Lack of Fungicidal Control of Aspergillus Flavus in Field Corn

  • H. E. Duncan
  • A. R. Ayers
  • G. A. Payne
  • W. M. HaglerJr.
Part of the Biodeterioration Research book series (BIOR, volume 4)


Aflatoxins B1 and B2, produced by Aspergillus flavus Link ex. Fries, in corn have received considerable attention. Aflatoxins were a serious problem in the 1977, 1980, and 1983 southeastern corn crops. For many years, it was thought that aflatoxins were produced only in storage. However, surveys done in South Carolina in the early 1970’s clearly demonstrated that aflatoxins can be produced in corn prior to harvest (Anderson et al., 1975). The problem of aflatoxin contamination in the field, in addition to the hazard of aflatoxin buildup in storage, accentuated the need for effective control measures.


Aflatoxin Production Insect Damage European Corn Borer Aflatoxin Contamination Field Corn 


Unable to display preview. Download preview PDF.

Unable to display preview. Download preview PDF.


  1. Anderson, H.W., Nehring, E.W., and Wichser, W.R. (1975). Aflatoxin contamination of corn in the field. J. Agric. Food Chem., 23, 775–782.Google Scholar
  2. Association of Official Analytical Chemists. (1980). Natural poisons. Chapter 12. Official Methods of Analysis, 13th ed. Assoc. Off. Anal. Chem., Washington, D. C. 1018 pp.Google Scholar
  3. Barnes, L.W. (1983). Aflatoxin development in preharvest corn. Ph.D.Google Scholar
  4. Dissertation. Texas A & M University. 64 pp.Google Scholar
  5. Dickens, J.W., and Satterwhite, J.B. (1969). Subsampling mill for peanut kernels. Food Technol. 23, 190–92.Google Scholar
  6. Draughon, F.A. (1983). Control or suppression of aflatoxin production with pesticides. In: Aflatoxin and Aspergillus flavus in Corn. pp. 81–86 (U.L. Diener, R.A. Asquith, and J.W. Dickens, eds.) Southern Cooperative Series Bulletin No. 279. Auburn University, Auburn, AL.Google Scholar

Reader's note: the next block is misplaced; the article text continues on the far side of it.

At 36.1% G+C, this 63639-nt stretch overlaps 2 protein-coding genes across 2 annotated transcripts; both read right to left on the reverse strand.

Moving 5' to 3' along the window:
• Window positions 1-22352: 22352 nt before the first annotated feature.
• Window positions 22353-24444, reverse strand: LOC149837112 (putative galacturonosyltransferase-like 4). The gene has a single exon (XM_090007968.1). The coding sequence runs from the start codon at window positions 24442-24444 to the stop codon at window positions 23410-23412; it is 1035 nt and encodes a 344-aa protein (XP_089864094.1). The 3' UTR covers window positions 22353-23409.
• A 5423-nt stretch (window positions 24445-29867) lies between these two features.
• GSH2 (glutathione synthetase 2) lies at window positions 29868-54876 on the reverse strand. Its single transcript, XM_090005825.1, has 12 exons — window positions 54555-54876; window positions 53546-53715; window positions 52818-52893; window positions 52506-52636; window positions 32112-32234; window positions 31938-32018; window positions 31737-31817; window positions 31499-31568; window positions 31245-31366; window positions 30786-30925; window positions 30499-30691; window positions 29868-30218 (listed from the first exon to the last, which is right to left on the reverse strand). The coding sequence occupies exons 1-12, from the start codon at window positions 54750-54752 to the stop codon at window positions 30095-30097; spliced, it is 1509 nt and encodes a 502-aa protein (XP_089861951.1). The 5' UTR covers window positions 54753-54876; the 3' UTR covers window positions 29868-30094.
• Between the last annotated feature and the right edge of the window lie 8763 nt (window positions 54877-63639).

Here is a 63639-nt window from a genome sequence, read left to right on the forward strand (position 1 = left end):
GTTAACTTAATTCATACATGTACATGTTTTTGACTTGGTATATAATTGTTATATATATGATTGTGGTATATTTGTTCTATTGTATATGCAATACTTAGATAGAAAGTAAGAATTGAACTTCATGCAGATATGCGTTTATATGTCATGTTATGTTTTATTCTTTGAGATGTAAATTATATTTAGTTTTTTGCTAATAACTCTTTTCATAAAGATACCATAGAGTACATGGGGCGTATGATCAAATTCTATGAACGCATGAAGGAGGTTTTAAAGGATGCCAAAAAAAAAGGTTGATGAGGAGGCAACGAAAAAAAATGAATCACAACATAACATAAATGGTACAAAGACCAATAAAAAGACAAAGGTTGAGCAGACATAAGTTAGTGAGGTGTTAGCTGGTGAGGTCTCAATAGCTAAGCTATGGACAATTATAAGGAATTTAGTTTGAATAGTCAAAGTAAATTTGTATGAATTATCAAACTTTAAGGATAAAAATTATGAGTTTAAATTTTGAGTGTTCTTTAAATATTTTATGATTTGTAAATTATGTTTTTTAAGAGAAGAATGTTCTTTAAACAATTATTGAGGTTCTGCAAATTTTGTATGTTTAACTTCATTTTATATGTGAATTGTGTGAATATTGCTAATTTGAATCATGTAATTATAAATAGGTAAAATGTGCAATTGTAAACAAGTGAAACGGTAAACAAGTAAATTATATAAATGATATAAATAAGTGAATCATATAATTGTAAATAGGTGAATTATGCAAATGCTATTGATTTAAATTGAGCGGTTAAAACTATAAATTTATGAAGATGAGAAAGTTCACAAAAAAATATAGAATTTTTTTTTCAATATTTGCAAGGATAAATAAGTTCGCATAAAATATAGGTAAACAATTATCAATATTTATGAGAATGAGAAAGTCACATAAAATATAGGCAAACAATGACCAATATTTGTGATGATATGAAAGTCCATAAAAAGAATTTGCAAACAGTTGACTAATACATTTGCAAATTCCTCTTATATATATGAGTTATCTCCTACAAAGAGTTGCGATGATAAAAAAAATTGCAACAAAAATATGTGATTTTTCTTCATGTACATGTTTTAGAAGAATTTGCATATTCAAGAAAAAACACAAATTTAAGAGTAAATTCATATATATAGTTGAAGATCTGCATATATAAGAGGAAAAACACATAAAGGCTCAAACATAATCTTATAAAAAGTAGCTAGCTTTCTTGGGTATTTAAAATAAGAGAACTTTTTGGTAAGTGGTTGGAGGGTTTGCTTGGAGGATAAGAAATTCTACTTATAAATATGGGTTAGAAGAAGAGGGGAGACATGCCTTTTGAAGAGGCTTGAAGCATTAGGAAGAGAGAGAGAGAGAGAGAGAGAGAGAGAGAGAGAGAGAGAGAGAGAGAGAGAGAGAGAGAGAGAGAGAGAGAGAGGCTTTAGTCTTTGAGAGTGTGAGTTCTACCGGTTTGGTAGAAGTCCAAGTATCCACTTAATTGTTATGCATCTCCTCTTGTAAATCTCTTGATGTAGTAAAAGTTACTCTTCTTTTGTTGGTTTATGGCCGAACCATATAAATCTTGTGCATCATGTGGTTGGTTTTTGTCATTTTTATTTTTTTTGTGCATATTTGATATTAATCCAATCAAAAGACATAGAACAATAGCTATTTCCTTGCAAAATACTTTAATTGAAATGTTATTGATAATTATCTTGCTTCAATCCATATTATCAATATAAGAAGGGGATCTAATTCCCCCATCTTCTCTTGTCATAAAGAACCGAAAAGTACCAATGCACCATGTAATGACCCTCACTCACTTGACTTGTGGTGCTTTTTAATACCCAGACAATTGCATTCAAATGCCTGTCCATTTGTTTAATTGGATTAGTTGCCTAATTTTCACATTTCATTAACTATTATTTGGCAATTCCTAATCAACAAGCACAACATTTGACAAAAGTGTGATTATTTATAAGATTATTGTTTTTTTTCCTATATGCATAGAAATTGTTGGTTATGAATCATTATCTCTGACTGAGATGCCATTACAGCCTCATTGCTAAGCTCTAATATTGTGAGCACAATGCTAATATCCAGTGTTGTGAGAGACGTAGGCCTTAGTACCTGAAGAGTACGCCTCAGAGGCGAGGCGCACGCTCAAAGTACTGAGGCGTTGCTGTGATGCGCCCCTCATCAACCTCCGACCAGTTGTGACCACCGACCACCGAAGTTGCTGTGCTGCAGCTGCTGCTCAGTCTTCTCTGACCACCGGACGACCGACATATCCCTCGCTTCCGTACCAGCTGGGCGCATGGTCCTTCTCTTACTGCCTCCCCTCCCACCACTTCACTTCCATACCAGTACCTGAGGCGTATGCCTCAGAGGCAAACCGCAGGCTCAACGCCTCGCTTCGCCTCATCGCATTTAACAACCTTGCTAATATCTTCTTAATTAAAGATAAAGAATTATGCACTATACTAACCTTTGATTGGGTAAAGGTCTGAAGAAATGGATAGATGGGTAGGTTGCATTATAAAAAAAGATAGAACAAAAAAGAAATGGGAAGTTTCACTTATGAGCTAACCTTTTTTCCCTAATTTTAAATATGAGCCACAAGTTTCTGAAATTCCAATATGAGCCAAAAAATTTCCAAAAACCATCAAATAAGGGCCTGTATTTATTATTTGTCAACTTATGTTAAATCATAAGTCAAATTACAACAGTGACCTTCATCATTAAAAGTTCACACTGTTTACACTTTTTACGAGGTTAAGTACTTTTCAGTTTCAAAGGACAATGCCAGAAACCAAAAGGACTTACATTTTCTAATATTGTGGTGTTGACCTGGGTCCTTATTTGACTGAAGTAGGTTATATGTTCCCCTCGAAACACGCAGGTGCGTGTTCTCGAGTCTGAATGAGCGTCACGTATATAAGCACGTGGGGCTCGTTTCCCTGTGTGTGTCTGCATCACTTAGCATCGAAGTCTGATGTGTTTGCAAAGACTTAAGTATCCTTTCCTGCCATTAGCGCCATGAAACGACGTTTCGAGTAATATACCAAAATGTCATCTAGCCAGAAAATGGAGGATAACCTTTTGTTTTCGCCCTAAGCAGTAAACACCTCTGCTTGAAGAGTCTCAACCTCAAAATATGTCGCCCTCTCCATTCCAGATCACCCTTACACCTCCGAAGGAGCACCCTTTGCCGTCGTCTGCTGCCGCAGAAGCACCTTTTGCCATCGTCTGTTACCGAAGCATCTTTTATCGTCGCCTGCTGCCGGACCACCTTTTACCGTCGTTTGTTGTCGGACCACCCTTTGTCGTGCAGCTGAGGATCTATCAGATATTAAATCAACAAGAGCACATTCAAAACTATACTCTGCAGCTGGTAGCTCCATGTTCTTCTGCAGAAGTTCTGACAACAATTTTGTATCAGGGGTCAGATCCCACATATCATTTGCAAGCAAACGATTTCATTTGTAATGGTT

7. Jones, R.K., Duncan, H.E., Payne, G.A. and Leonard, K.J. (1980). Factors influencing infection by Aspergillus flavus in silk-inoculated corn. Plant Disease, 64, 859–863.CrossRefGoogle Scholar
  8. Jones, R.K., Duncan, H.E., and Hamilton, P.B. (1981). Planting date, harvest date, and irrigation effects on infection and aflatoxin production by Aspergillus flavus in field corn. Phytopathology, 71, 810–816.CrossRefGoogle Scholar
  9. Jones, R.K., and Mulkey, J.R. (1982). Evaluation of benomyl and triazole in reducing aflatoxin B, concentrations in field corn (Abstr.). Phytopathology, 72, 970.Google Scholar
  10. Marsh, S.F., and Payne, G.A. (1984). Infection of silks and kernels of preharvest corn by Aspergillus flavus. Phytopathology, 74, 1284–1289.CrossRefGoogle Scholar
  11. Payne, G.A. (1983). Nature of field infection of corn by Aspergillus flavus. pp. 16–20 In: Aflatoxins and Aspergillus flavus in Corn. (U.L. DienerGoogle Scholar
  12. R.A. Asquith, and J.W. Dickens, eds.) Southern Cooperative Series Bulletin No. 279. Auburn University, Auburn, Alabama.Google Scholar
  13. Taubenhaus, J.J. (1920). A study of the black and yellow molds on ear corn. Tex. Agric. Exp. Sta. Bull., No. 270. 38 pp.Google Scholar
  14. Wales, P., and Somers, E. (1968). Susceptibility of aflatoxin-producing strains of Aspergillus flavus to a range of fungicides. Can. J. Plant Sci., 48, 377379.Google Scholar
  15. Widstrom, N.W. (1979). The role of insects and other plant pests in aflatoxin contamination of corn, cotton, and peanuts: A review. J. Environ. Qual., 8, 5–11.CrossRefGoogle Scholar

Copyright information

© Springer Science+Business Media New York 1994

Authors and Affiliations

  • H. E. Duncan
    • 1
  • A. R. Ayers
    • 2
  • G. A. Payne
    • 3
  • W. M. HaglerJr.
    • 4
  1. 1.Department of Plant PathologyNorth Carolina State UniversityRaleighUSA
  2. 2.Rhone-Polenc Ag. CompanyResearch Triangle ParkUSA
  3. 3.Department of Plant PathologyNorth Carolina State UniversityRaleighUSA
  4. 4.Mycotoxin Laboratory, Department of Poultry ScienceNorth Carolina State UniversityRaleighUSA

Personalised recommendations